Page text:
Later, Sabir would become the snake, its head his head, its eyes his eyes. It was at this exact point in the dream that he always awoke, his body drenched in sweat, his eyes bulging from his face like those of a startled cat. He would throw on his dressing-gown and hurry out into the garden, where he would stand, gulping in fresh air, and cursing Achor Bale and the perniciousness of posthumous effect.
The rest of the night would be spent in his father’s old Hatteras hammock, in the garden house, with the veranda doors thrown open to the elements, a single blanket draped over his quasi-foetal shape. He had tried switching to a sleeping bag, but the bag’s innate constriction had seen him thrashing around like an emergent chrysalis, desperate to disentangle its body from the pupal shell before serving as some passing bird’s hors d’oeuvre.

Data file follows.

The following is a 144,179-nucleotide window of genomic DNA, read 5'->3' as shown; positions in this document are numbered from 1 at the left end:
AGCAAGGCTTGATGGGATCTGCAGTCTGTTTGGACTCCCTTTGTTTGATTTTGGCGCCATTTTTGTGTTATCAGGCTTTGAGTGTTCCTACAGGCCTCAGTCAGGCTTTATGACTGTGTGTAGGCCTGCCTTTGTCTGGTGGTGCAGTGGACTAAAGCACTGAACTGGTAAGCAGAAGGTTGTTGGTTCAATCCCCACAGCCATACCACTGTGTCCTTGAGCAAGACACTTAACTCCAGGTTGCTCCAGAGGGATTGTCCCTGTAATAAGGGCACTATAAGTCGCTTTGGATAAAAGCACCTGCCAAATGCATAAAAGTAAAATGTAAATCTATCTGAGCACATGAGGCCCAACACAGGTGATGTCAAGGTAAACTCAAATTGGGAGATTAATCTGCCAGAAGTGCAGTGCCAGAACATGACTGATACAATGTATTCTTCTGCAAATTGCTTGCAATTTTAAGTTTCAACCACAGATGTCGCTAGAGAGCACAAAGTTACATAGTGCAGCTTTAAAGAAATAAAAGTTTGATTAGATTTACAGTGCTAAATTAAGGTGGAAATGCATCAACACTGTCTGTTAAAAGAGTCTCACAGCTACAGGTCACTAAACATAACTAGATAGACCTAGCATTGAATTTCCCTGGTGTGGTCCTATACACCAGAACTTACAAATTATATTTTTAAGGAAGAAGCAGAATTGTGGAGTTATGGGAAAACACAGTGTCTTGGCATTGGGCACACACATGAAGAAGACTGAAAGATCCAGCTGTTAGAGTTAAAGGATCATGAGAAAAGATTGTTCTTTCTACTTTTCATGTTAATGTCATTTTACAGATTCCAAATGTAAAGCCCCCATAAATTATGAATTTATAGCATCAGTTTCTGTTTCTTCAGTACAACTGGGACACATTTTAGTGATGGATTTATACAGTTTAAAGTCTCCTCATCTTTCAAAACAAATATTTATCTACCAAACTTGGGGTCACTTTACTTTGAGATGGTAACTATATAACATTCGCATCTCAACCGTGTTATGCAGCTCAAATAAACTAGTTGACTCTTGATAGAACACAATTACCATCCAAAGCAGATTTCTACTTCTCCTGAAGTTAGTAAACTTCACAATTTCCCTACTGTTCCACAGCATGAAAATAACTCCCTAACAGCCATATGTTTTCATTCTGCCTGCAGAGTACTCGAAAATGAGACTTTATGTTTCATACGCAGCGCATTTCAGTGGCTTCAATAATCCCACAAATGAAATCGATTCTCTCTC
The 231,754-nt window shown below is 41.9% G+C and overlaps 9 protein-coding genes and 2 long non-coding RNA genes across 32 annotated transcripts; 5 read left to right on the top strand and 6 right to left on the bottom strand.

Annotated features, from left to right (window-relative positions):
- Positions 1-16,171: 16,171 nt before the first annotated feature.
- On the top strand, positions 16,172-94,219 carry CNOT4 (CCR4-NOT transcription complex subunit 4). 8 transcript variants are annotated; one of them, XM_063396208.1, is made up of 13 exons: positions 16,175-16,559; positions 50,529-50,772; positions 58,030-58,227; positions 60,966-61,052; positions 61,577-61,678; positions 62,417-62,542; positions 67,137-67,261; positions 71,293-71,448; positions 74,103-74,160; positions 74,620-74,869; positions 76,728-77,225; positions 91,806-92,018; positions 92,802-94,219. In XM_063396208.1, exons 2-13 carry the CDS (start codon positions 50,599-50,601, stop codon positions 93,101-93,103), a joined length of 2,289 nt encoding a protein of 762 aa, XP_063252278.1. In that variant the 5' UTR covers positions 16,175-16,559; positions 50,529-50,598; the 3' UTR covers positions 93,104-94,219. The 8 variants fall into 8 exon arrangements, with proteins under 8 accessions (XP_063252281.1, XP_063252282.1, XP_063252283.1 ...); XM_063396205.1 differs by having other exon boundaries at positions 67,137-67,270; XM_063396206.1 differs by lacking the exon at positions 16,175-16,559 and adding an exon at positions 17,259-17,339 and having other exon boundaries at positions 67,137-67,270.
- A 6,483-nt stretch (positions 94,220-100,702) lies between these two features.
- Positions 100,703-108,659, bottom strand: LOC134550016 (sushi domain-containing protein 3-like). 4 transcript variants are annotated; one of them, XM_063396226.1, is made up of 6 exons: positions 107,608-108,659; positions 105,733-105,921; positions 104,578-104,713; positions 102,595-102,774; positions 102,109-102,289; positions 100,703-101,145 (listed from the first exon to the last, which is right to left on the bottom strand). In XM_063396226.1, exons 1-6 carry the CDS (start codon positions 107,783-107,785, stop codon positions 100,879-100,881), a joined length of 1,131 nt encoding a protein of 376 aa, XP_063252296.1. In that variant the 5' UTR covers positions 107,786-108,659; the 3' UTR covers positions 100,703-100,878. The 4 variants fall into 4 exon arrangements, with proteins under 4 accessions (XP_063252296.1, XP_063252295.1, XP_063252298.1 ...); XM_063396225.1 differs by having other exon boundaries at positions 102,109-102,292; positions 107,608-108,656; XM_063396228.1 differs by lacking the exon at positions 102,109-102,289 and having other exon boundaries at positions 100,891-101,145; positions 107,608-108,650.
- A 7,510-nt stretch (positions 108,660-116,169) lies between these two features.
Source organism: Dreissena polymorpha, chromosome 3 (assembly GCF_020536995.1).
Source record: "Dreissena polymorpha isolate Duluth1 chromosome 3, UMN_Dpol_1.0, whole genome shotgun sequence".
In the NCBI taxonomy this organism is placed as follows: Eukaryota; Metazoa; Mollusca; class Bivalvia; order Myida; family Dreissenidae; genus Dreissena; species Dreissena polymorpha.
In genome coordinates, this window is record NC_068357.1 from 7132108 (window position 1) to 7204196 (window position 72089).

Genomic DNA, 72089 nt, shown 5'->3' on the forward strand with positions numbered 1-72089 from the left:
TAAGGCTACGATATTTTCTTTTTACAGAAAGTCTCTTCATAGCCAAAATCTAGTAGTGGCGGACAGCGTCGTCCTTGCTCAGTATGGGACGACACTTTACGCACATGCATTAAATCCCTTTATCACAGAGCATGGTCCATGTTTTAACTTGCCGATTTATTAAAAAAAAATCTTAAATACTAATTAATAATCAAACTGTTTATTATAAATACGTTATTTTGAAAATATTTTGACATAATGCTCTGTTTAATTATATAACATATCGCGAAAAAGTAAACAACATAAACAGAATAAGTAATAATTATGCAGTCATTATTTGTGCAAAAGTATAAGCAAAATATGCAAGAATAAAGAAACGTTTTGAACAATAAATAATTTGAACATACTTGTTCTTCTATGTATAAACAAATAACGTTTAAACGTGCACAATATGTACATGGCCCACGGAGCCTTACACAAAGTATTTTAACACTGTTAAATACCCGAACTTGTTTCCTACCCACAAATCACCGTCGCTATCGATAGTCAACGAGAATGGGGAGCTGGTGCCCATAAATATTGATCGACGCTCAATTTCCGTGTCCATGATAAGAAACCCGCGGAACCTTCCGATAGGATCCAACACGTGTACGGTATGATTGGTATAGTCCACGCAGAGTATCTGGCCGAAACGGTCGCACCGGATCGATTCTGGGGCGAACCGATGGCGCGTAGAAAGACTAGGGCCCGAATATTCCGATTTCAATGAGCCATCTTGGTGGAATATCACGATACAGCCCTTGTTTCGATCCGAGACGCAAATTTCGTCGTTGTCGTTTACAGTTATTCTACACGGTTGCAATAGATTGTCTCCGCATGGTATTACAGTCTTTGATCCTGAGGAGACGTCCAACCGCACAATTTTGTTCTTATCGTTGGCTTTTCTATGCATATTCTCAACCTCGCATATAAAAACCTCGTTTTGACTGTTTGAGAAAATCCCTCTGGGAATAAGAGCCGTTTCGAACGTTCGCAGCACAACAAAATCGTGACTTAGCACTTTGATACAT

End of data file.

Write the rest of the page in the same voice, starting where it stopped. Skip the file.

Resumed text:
On this particular evening the dream had come to him with more than its usual vigour and destructive force. Sabir was perilously close to hyperventilating by the time he made his way across the lawn and into the garden house.
Rationally, he knew that it made no earthly sense for him to persist in trying to sleep in the main building. What was the point, when he would simply come rushing out again, three hours later, gasping for air? But some obstinate part of himself refused to give up on the attempt to live an ordinary life.
He privately feared that once he abandoned all pretence at living inside – once he gave up fighting, in other words – his claustrophobia would enter the obsessive-compulsive stage, dooming him to a downward spiral of psychoanalysis and soporifics.